To us humans, all killer whales look vaguely the same - without scientific analysis or specialise expertise - but there is evidence from other parts of the
world, including the NE Pacific coast of America and Antarctica* that the various ecotypes of killer whales in different regions are exploiting different niches in the marine ecosystem, adapting and evolving different characteristics and morphological nuances. They are no longer breeding with other different killer whale ecotypes and when the different groups meet they studiously ignore each other and pass each other by, like ships in the night.

This appears to be the case with the last remaining members of the Scottish West Coast Community of Killer Whales, who are effectively on the road to extinction as a family group in the Northern Hemisphere.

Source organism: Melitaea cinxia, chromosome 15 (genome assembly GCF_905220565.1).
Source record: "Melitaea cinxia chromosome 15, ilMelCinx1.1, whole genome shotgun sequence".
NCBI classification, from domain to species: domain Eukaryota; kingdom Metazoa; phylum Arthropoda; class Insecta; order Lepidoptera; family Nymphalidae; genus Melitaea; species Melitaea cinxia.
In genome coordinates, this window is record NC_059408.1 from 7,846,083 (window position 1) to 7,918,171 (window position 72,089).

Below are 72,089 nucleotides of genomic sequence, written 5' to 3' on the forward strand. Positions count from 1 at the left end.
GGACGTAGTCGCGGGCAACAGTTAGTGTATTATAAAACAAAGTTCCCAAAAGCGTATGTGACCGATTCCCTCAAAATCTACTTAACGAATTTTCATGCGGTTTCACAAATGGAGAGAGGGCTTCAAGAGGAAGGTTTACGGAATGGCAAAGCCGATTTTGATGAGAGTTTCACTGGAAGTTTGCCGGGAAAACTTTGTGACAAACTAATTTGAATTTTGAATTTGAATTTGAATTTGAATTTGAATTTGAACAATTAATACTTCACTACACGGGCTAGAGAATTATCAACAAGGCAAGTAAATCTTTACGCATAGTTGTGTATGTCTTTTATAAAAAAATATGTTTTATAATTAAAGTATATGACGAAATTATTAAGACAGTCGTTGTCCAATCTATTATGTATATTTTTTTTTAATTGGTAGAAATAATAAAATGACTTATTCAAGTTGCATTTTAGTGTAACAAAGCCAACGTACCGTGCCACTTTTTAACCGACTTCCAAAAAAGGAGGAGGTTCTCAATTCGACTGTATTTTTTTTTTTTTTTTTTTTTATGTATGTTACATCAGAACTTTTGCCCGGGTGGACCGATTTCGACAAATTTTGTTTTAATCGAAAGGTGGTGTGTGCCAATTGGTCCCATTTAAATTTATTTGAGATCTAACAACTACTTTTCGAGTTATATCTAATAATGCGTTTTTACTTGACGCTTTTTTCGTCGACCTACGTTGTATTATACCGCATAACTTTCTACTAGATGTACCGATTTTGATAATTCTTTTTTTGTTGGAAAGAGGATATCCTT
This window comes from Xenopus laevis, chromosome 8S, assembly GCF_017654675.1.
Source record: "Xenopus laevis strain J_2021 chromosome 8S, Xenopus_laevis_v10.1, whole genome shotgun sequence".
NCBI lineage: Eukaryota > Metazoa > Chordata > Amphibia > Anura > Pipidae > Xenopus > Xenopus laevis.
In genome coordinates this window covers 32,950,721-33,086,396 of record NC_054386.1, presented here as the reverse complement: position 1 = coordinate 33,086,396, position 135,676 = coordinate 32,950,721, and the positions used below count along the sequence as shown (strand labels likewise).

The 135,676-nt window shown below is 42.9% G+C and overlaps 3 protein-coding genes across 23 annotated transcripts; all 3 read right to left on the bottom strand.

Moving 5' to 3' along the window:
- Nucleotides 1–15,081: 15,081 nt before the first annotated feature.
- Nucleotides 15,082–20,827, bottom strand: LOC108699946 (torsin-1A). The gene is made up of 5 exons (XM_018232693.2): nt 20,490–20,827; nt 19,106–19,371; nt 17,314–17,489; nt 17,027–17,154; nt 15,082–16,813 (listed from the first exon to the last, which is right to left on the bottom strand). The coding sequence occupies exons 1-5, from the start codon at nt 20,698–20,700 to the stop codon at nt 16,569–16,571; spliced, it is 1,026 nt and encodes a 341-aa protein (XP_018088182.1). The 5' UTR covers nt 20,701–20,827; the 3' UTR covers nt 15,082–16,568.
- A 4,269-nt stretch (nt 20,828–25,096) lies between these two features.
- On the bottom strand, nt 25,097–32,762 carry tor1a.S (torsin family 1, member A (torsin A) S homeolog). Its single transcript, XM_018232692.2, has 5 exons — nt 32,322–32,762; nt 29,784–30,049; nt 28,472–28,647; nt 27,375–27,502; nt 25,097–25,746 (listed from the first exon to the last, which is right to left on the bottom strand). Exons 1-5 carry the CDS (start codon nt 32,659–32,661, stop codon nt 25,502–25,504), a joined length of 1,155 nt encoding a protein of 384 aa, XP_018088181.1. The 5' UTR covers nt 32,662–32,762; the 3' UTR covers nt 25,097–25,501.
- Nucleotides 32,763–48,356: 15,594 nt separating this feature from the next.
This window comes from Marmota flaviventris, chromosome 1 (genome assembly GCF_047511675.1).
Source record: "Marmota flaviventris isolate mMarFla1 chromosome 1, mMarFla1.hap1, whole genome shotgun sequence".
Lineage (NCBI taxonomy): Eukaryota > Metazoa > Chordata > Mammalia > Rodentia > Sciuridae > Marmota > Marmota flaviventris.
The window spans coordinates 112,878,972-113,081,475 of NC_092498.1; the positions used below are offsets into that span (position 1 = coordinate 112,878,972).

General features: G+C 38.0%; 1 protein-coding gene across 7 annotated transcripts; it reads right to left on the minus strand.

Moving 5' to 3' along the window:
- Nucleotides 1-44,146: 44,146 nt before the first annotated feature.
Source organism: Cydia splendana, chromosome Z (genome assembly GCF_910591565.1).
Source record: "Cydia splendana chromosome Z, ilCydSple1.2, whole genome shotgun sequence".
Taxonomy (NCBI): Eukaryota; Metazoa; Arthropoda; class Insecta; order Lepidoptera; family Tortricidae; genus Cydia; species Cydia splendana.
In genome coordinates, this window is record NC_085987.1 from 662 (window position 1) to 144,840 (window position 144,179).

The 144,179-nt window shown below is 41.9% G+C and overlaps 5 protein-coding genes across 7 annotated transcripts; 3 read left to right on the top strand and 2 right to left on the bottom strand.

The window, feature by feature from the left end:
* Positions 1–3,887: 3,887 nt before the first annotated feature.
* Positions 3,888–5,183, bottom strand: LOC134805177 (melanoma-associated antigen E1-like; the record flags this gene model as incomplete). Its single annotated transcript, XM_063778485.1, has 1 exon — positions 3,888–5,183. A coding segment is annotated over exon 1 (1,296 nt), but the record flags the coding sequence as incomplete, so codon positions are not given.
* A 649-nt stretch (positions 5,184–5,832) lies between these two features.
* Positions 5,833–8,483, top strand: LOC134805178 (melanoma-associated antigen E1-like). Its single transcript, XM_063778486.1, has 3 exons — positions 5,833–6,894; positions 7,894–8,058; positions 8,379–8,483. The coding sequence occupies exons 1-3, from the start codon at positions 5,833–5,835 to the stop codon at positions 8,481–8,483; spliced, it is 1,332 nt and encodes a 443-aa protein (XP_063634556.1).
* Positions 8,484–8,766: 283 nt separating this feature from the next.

Are "John Coe" and "Aquarius" searching for their lost family?

All of which brings us to the "Grand Tour of Ireland and the Irish Sea", or the "Circuit of Ireland" which John Coe and Aquarius do annually (much to our delight!) and formerly did in company with their pal "Floppy Fin" and before that John Coe liked to do the Circuit of Ireland with his mother "Nicola".

But, why?

As we mentioned above, in our many sightings of the various combinations of these animals over the years, we have never personally seen, or heard from anyone else, of any evidence of them hunting for marine mammals en route, whether for seals, dolphins, porpoises or Minke whales - all of which are plentiful in summer time around the Blasket Islands and Dingle Bay. There must be another reason why they undertake this journey annually.

We know that killer whales are sentient beings. they are rightly classified as oceanic dolphins and in the Delphinidae family, like Pilot whales, and derived the name "killer whales" from a misinterpretation of the words formerly used by ancient sailors to describe them - "ballena asesina" - meaning "Killer of (other) whales", shortened, over time, to Killer whales